Comparing Malcolm to whom?
The repercussions of the Malcolm case continue to be felt around various branches of the law.
Malcolm is the case that established that in cases involving disability, the correct comparator is someone who is not disabled but whose behaviour is similar to the person with the disability.
Two cases have confirmed that Malcolm does not only apply to housing or education but also to employment.
In the first, the applicant had suffered from back trouble and by common consent was disabled. When she was dismissed for ill-health, she claimed disability discrimination.
The employment appeals tribunal ruled that the correct comparator was someone who was not disabled but was also for some other reason unable to work in an office. It ruled against the claimant.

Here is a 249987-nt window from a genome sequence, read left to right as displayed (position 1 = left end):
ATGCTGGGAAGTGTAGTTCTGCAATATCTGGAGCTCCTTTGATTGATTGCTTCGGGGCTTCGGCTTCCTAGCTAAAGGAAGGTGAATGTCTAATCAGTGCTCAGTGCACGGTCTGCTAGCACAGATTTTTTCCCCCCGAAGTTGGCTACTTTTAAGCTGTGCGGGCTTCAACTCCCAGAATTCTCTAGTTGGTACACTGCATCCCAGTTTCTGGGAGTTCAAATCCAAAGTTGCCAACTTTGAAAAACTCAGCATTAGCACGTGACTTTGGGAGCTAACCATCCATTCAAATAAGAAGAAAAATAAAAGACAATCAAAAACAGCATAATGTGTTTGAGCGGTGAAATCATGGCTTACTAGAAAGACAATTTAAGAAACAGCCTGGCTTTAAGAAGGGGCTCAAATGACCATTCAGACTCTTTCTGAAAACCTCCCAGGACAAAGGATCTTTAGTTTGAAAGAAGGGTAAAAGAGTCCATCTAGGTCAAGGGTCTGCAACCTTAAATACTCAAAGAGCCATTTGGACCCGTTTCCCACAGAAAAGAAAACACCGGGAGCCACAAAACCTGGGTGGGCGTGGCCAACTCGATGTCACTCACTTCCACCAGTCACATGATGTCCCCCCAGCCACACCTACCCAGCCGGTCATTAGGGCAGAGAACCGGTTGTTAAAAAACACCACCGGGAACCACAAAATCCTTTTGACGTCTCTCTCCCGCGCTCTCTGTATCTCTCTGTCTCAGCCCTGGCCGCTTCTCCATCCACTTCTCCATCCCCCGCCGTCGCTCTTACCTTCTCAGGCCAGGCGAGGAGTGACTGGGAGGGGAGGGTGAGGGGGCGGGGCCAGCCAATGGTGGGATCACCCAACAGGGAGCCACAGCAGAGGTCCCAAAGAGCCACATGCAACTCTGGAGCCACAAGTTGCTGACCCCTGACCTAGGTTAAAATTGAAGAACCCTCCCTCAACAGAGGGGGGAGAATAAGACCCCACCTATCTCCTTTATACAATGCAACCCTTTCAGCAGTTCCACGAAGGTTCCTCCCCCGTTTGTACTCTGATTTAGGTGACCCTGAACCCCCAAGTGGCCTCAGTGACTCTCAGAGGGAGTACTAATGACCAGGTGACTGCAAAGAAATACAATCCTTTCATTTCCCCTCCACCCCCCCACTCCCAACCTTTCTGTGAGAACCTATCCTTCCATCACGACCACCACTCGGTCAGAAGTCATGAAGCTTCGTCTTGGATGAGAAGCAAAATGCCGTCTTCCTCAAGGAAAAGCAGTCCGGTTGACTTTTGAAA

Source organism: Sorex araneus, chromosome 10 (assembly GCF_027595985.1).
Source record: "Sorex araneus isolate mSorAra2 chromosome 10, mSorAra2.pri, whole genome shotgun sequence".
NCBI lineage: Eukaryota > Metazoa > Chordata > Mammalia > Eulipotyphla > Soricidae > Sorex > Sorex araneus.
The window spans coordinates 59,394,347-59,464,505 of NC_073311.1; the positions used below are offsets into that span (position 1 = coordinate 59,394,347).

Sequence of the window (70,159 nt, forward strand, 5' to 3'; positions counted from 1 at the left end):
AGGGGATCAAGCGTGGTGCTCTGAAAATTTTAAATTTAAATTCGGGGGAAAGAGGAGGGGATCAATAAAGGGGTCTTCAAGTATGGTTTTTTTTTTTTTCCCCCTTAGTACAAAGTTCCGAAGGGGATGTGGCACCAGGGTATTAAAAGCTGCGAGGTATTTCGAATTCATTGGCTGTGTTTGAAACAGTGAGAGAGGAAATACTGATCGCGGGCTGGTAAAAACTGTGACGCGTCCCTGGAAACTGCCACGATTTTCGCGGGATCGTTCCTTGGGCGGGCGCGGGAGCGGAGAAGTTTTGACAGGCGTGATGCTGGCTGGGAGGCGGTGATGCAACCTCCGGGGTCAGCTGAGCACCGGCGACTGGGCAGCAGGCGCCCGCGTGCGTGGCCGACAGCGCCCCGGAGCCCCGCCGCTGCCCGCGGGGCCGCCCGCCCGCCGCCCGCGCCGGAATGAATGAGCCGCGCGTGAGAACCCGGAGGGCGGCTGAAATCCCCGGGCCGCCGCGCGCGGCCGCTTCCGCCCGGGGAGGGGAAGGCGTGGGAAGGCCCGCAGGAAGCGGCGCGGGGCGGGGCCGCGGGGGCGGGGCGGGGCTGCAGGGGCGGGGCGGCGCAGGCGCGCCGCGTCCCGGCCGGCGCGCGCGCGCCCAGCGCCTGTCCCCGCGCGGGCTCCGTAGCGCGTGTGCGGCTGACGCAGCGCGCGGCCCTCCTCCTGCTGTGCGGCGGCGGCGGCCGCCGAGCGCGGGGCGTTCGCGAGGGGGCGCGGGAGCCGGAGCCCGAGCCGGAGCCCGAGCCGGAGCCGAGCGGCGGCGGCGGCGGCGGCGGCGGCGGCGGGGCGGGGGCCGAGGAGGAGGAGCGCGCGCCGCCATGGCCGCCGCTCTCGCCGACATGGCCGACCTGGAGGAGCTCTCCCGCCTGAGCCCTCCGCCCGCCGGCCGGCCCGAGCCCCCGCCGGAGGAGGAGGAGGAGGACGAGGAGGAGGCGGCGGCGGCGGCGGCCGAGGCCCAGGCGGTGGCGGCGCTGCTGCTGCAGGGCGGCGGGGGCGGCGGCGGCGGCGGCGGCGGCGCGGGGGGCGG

In the second, a man with a bipolar condition was dismissed after failures at work and a breakdown in relationships brought about by his condition.
Again, he lost. The case also reiterated the principle that to establish discrimination, it is necessary to prove that the body alleged to have discriminated did so effectively and consciously - or if unconsciously, clearly with that as a motive.
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